Senator challenges health plan claims on medical spending

Ask your typical national health plan, and they'll tell you that they spend somewhere in the range of 87 cents per premium dollar on medical payments. Of course, they call that the "medical-loss ratio," which of course suggests that they're planning to spend as little of that as possible, but all say that they're doing right by their beneficiaries.

Say what they like, they're not convincing Senator J Rockefeller (D-WV). He says that the industry's 87 cent figure is bunk, and that as little as 66 cents per premium dollar actually goes to healthcare providers. The rest, he argues, is going to administrative costs, marketing and company profits.

According to Rockefeller's calculations, the six largest for-profit health plans spent 74 percent of individual policyholders' premium dollars, and 80 percent of premiums for small-business policies.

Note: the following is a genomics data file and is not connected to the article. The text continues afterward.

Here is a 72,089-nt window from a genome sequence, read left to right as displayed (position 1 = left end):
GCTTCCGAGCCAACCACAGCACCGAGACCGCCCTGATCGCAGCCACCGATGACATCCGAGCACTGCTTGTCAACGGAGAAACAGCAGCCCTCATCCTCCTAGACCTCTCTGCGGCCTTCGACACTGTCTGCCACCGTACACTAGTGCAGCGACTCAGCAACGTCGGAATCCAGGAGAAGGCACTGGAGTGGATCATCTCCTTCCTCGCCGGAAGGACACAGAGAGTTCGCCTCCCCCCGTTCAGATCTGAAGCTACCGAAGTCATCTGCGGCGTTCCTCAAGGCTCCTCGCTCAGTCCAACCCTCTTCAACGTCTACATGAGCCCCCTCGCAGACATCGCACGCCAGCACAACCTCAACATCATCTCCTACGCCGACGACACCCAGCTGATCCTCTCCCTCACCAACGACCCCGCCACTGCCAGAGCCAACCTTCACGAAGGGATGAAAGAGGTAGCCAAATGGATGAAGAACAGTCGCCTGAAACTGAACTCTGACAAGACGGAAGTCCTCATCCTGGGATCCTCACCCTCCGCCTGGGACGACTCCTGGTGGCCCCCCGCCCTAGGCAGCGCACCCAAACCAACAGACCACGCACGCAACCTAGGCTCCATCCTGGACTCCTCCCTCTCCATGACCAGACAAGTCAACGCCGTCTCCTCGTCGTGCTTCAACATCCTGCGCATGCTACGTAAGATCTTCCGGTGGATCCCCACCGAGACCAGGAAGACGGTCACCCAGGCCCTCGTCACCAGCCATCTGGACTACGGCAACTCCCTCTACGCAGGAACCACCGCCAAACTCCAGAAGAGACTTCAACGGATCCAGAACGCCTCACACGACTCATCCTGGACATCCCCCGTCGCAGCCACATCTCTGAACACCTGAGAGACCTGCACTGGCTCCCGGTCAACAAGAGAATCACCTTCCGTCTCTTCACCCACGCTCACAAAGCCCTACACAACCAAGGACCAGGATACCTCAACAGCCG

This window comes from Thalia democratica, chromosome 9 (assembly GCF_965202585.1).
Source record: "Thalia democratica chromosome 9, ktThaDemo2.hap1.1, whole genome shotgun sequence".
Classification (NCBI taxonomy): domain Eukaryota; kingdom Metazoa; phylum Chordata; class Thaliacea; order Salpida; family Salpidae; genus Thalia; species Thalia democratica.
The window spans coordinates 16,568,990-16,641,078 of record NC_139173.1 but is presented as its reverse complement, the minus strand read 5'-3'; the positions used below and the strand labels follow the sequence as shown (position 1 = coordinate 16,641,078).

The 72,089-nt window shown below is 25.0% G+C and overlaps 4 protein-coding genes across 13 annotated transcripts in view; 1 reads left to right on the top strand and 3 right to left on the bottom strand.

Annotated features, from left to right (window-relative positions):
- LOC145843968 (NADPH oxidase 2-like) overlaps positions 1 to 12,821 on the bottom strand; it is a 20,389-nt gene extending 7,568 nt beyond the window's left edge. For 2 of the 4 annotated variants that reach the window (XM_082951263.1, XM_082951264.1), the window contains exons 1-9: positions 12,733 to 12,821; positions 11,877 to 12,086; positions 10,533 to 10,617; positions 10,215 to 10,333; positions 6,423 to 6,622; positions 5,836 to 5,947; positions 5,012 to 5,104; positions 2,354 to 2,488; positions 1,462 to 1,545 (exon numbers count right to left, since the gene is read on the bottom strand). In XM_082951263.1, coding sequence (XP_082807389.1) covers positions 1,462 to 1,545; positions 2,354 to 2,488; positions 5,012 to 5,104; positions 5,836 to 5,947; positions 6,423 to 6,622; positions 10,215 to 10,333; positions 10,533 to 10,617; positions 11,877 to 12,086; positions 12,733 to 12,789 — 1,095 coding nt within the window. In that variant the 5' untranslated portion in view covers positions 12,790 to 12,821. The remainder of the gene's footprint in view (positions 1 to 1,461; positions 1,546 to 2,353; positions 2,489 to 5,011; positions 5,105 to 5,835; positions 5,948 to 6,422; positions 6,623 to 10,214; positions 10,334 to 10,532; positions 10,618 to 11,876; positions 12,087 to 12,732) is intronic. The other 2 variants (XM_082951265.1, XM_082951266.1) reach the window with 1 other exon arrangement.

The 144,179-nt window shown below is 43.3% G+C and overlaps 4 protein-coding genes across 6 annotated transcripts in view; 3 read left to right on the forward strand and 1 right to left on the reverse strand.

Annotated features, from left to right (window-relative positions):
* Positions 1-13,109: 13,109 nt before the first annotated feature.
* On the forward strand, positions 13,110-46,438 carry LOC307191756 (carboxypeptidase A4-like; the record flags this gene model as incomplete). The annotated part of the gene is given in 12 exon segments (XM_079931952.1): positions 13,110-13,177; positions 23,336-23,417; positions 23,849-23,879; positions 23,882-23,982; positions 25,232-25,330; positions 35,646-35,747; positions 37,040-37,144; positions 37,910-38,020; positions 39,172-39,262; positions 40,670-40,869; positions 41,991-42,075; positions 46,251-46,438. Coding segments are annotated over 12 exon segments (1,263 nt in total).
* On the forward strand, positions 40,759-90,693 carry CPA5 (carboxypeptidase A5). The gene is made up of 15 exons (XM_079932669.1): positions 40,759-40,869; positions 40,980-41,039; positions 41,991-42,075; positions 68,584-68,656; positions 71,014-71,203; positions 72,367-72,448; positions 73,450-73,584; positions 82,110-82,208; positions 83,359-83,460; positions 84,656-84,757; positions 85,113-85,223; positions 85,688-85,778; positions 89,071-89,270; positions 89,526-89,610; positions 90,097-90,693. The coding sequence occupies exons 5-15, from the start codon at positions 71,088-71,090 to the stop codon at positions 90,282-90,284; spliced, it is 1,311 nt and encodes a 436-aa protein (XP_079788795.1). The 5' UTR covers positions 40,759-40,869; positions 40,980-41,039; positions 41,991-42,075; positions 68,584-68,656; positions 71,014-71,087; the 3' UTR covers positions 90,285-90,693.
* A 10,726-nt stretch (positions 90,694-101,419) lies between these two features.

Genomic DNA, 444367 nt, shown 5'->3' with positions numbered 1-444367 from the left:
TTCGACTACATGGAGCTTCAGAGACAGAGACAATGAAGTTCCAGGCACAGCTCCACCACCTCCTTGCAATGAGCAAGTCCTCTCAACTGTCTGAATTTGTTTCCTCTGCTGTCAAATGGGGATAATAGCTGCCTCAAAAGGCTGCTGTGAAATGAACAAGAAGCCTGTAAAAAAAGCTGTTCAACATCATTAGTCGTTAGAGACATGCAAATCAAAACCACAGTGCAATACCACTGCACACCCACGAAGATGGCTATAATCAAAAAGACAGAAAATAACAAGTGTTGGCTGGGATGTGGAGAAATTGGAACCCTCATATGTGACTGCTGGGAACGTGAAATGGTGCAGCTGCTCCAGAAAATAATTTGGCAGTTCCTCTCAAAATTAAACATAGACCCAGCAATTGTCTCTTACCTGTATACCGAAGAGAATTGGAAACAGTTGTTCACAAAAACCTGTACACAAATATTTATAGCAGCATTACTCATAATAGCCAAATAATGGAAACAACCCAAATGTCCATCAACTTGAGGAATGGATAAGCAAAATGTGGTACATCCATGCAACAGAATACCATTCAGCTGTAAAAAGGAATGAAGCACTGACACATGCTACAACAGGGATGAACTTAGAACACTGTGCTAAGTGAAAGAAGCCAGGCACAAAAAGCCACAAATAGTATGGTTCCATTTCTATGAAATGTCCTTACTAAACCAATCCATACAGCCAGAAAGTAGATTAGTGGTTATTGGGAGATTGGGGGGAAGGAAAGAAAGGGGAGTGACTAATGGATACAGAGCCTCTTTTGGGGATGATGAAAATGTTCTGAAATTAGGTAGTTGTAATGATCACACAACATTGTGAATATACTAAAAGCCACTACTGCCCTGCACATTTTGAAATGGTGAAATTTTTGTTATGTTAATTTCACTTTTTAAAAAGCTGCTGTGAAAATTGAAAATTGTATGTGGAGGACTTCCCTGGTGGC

The Senator, who held a series of hearings on health plan business practices earlier this year, is pushing to include rules in the House reform bill that would require health plans to spend at least 85 cents per premium dollar on claims.

Even if he doesn't succeed, however, state laws may accomplish the same goal. Several states have been considering laws to set their own mandatory minimums on medical spending by health plans.

To look at Rockefeller's analysis:
- read this Kaiser Health News item

Related Articles:
California, other states consider raising minimum medical-loss ratios
Health plans challenged by adverse selection fears
Medical-loss ratio requirements a bad idea

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